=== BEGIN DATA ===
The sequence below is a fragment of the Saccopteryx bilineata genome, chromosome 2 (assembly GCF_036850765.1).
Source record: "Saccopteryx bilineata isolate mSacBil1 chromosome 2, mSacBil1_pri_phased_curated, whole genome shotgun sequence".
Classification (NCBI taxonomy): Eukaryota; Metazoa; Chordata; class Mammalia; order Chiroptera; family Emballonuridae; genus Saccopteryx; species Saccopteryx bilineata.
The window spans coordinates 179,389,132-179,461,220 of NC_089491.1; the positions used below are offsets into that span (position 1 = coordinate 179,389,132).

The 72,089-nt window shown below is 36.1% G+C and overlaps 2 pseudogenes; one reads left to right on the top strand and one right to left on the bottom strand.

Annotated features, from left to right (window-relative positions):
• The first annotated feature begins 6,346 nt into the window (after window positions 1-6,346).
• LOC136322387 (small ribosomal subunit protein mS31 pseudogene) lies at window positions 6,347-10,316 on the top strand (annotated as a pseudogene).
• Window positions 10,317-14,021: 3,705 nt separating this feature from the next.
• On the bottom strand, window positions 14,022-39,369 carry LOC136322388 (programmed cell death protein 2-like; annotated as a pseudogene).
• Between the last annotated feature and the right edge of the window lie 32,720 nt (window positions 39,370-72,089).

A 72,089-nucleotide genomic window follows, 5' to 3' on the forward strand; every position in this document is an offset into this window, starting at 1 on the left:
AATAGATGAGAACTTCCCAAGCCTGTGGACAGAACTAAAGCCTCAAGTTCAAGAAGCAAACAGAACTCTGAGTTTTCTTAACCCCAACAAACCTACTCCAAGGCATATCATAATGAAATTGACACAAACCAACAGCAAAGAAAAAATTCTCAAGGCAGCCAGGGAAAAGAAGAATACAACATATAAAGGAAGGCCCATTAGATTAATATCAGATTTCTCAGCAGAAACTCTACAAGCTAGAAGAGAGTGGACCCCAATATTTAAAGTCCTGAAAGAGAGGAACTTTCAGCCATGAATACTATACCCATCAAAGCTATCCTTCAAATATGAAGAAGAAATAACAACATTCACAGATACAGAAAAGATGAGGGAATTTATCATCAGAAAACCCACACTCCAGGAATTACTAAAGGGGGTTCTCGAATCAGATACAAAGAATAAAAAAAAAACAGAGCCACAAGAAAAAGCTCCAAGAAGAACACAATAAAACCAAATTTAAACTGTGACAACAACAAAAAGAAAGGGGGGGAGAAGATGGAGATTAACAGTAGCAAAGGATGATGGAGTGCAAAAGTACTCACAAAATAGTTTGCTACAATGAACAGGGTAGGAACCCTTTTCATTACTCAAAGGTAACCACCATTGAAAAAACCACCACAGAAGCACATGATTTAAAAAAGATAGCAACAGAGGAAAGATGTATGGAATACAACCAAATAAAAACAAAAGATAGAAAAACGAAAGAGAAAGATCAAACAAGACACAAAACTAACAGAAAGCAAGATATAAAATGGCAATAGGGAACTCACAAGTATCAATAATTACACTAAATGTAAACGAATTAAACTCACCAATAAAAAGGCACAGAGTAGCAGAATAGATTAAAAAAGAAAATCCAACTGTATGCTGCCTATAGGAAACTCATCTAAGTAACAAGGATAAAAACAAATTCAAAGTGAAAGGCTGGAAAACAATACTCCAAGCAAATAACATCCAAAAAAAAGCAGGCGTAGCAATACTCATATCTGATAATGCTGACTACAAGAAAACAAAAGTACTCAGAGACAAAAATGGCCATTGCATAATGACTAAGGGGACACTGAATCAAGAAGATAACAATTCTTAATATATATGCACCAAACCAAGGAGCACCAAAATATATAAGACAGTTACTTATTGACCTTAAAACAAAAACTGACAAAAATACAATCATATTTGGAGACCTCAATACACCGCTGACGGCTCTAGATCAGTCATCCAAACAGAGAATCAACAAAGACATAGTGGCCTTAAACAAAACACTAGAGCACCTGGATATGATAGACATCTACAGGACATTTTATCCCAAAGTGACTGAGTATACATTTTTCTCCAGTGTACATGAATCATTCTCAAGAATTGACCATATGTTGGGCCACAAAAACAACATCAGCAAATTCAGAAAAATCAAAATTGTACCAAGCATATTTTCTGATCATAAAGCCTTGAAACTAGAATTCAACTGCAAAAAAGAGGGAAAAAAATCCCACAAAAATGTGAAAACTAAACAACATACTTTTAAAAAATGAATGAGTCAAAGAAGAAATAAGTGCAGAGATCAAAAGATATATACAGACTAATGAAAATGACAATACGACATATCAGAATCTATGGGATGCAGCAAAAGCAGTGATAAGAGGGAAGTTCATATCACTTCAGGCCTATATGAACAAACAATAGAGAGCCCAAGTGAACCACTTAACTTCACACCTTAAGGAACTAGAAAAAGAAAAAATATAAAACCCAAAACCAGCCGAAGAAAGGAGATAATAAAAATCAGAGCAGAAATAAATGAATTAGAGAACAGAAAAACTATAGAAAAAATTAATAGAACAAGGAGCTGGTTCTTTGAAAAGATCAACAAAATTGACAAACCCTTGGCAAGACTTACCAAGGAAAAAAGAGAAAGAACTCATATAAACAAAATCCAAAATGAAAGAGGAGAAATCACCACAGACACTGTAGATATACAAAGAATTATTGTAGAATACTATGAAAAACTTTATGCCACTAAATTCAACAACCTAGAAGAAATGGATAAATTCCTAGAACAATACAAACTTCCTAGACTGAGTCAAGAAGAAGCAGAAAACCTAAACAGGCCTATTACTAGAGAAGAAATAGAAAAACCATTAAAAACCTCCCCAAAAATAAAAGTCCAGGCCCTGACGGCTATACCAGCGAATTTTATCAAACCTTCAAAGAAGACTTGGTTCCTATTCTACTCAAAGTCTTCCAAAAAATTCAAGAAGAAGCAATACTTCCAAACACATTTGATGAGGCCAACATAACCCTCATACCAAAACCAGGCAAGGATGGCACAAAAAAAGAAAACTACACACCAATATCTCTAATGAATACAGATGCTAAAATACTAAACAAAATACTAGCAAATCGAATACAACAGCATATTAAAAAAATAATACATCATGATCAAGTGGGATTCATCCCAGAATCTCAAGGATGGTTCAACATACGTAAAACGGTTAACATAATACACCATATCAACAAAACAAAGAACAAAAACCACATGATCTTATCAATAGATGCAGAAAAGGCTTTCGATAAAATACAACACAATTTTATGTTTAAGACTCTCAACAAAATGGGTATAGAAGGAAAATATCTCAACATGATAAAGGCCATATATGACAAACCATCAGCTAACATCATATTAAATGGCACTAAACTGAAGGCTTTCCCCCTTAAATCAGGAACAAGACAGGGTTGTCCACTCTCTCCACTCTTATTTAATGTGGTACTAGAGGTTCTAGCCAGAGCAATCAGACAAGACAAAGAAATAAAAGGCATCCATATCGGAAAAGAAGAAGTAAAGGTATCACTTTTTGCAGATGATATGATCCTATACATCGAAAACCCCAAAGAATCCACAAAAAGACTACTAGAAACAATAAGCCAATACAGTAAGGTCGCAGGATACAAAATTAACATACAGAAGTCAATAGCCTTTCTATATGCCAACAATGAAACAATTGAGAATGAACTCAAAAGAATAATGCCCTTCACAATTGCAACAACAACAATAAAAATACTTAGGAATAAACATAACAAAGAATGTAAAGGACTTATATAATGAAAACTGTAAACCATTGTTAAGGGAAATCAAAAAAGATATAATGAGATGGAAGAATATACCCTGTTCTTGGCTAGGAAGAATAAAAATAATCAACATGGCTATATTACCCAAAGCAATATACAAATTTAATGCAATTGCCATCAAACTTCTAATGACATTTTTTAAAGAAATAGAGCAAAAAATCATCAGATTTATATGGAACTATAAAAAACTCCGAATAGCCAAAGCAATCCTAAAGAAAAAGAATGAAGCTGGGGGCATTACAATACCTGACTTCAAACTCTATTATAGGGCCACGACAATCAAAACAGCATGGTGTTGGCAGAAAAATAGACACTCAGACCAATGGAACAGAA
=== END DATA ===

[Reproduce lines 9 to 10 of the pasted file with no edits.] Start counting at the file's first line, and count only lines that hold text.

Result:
• Window positions 10,317-14,021: 3,705 nt separating this feature from the next.
• On the bottom strand, window positions 14,022-39,369 carry LOC136322388 (programmed cell death protein 2-like; annotated as a pseudogene).